I lived my first two decades in the Marilyn Park section of Havertown, which is a very nice place to grow up. The neighborhood is hilly and treelined, its houses mostly ’60s split-levels.
In a similar neighborhood along Ellis Road, just across from Marilyn Park and adjacent to the prestigious Merion Golf Club, lived Robin Collier, who always made it a point to tell me where she resided.
“I live in Haverford, too,” I’d say.
“No, you don’t. You’re in Haverford Township, but you’re not in the 19041 zip code. Yours is 19083. This means you live in HaverTOWN (the last syllable was pronounced with a sneer of superiority).”
“I live on the Main Line, and you don’t!” she’d gloat in a singsong mantra.
Why was she on the Main Line and I was on the sideline? It was my first inkling of a special demarcation in our midst. I’d soon discover this nearby land of prosperity, where 19th-century mansions sprawl across huge, wooded tracts; where girls still attend debutante balls; where one doesn’t need a yacht to go sans socks in deck shoes.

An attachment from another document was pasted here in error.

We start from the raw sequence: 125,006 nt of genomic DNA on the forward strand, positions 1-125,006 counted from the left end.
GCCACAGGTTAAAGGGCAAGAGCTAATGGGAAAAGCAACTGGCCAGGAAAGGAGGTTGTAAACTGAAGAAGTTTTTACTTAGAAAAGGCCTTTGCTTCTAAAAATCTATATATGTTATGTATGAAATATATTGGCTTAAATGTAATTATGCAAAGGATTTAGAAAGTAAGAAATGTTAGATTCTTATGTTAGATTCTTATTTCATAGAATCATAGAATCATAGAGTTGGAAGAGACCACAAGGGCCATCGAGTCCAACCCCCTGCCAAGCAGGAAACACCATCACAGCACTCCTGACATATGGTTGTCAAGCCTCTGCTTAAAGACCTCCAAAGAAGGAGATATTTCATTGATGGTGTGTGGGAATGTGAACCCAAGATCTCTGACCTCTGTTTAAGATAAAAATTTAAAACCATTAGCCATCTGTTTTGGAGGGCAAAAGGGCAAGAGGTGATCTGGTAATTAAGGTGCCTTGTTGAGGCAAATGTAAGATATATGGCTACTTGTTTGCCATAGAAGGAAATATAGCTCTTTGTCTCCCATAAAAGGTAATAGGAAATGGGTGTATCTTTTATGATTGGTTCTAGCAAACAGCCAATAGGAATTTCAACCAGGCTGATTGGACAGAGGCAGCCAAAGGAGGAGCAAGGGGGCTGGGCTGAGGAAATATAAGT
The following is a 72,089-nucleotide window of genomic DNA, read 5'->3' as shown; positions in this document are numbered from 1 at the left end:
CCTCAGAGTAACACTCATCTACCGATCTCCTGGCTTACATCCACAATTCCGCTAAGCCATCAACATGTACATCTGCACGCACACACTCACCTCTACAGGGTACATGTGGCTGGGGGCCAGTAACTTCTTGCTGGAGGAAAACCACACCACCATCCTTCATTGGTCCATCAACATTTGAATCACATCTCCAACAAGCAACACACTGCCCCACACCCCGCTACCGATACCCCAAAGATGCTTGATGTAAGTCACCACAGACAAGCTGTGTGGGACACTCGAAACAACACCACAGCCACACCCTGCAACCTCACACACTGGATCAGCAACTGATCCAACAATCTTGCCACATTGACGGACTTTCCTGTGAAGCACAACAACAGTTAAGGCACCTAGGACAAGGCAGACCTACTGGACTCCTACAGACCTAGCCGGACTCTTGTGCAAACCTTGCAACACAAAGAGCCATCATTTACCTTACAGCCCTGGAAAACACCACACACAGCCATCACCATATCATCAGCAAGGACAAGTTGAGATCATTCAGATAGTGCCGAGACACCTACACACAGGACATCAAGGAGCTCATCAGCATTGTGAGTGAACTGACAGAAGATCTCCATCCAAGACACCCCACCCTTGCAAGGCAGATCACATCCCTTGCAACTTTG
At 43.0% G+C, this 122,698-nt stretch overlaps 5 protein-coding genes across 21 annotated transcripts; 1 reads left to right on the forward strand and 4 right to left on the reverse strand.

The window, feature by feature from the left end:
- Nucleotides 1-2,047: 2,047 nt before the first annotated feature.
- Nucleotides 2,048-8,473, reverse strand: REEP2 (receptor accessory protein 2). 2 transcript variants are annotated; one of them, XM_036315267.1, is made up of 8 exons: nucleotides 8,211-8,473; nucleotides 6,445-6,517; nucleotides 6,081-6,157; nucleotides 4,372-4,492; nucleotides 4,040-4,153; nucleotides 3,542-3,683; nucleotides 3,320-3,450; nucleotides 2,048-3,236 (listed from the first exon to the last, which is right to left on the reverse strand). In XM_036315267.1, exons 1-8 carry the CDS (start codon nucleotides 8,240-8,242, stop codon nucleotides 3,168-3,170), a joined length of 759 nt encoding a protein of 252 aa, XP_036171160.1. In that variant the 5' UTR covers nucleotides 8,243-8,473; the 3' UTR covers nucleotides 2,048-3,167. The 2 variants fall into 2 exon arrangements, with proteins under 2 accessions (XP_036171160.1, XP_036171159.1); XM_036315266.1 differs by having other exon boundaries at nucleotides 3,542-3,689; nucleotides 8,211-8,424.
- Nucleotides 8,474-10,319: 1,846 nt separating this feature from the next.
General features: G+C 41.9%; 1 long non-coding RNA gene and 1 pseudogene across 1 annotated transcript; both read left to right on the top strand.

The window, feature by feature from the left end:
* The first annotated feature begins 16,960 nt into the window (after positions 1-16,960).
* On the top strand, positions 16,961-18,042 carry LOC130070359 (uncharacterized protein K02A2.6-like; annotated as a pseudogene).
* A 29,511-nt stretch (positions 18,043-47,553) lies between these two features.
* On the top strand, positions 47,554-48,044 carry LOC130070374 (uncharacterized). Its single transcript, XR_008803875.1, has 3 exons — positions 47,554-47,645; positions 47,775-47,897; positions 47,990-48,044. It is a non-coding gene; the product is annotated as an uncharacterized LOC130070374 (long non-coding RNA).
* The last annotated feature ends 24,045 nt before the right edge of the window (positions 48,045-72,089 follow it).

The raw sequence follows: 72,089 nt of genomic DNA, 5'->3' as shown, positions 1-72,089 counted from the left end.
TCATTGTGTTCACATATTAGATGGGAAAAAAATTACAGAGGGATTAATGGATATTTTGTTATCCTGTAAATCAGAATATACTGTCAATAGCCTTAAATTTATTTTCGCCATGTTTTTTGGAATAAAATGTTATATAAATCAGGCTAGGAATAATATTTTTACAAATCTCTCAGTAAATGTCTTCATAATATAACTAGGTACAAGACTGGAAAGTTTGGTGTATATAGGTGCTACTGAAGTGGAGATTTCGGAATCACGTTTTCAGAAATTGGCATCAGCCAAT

I became fascinated with the Main Line’s physical and imagined boundaries. Through my teens, I spent time at Bryn Mawr’s Ludington Library, pouring through maps and history books dedicated to the area’s “Greene Country” heritage. I learned the saying, “Old Maids Never Wed And Have Babies”—a mnemonic device for the famed communities along the Pennsylvania Railroad’s Main Line: Overbrook, Merion, Narberth, Wynnewood, Ardmore, Haverford, Bryn Mawr. I’d steer my dented Datsun past the aging magnificence of La Ronda in Bryn Mawr, the flying buttresses and countless gables of the former Allgates Estate in Haverford, and the chalet-like beauty of Wrenfield in Villanova. Maybe, I rationalized, the true Main Line was more than just town names and zip codes.
These days, what constitutes the Main Line? Surely, all the towns along Route 30 from City Line to Paoli are a given—as are the nearby communities of Gladwyne, Bala Cynwyd and Penn Valley. But what about Malvern, Glen Mills, Unionville/Chadds Ford and parts of West Chester, which are about as “Greene Country” as it gets?
“Having bragging rights to a Main Line address creates value,” says Alison Faga, a friend and local real estate agent.
I own a home in Chester Springs. I wonder if Robin Collier would consider me a Main Liner. As Faga can attest, many of the properties out here are listed as such.
The correct answer: It doesn’t matter. Now more than ever, living on the Main Line is really just a state of mind.
Ken Alan is a well-known expert in the local hospitality industry and the former author of the popular MainLineToday.com blog, Ask the Concierge.